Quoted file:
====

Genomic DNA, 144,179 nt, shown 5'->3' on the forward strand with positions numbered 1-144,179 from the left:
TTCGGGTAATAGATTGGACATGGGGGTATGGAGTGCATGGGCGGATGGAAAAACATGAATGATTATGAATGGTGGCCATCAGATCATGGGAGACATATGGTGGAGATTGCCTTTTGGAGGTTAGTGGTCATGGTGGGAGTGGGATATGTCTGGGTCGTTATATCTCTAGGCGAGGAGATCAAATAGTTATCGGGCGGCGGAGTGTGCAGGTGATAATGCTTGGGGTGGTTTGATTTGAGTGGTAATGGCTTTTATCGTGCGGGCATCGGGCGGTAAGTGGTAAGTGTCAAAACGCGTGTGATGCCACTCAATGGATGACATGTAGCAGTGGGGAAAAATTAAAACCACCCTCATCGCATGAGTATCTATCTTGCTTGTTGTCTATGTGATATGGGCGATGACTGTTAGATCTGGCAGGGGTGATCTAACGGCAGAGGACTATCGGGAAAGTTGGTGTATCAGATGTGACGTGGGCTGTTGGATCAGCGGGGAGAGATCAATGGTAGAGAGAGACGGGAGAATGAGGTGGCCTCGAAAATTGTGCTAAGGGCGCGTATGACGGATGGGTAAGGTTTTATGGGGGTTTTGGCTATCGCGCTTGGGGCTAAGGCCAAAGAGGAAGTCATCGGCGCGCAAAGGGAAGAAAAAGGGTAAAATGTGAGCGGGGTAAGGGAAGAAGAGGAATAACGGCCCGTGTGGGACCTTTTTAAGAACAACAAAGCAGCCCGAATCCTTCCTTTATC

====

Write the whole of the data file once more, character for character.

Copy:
Genomic DNA, 144,179 nt, shown 5'->3' on the forward strand with positions numbered 1-144,179 from the left:
TTCGGGTAATAGATTGGACATGGGGGTATGGAGTGCATGGGCGGATGGAAAAACATGAATGATTATGAATGGTGGCCATCAGATCATGGGAGACATATGGTGGAGATTGCCTTTTGGAGGTTAGTGGTCATGGTGGGAGTGGGATATGTCTGGGTCGTTATATCTCTAGGCGAGGAGATCAAATAGTTATCGGGCGGCGGAGTGTGCAGGTGATAATGCTTGGGGTGGTTTGATTTGAGTGGTAATGGCTTTTATCGTGCGGGCATCGGGCGGTAAGTGGTAAGTGTCAAAACGCGTGTGATGCCACTCAATGGATGACATGTAGCAGTGGGGAAAAATTAAAACCACCCTCATCGCATGAGTATCTATCTTGCTTGTTGTCTATGTGATATGGGCGATGACTGTTAGATCTGGCAGGGGTGATCTAACGGCAGAGGACTATCGGGAAAGTTGGTGTATCAGATGTGACGTGGGCTGTTGGATCAGCGGGGAGAGATCAATGGTAGAGAGAGACGGGAGAATGAGGTGGCCTCGAAAATTGTGCTAAGGGCGCGTATGACGGATGGGTAAGGTTTTATGGGGGTTTTGGCTATCGCGCTTGGGGCTAAGGCCAAAGAGGAAGTCATCGGCGCGCAAAGGGAAGAAAAAGGGTAAAATGTGAGCGGGGTAAGGGAAGAAGAGGAATAACGGCCCGTGTGGGACCTTTTTAAGAACAACAAAGCAGCCCGAATCCTTCCTTTATC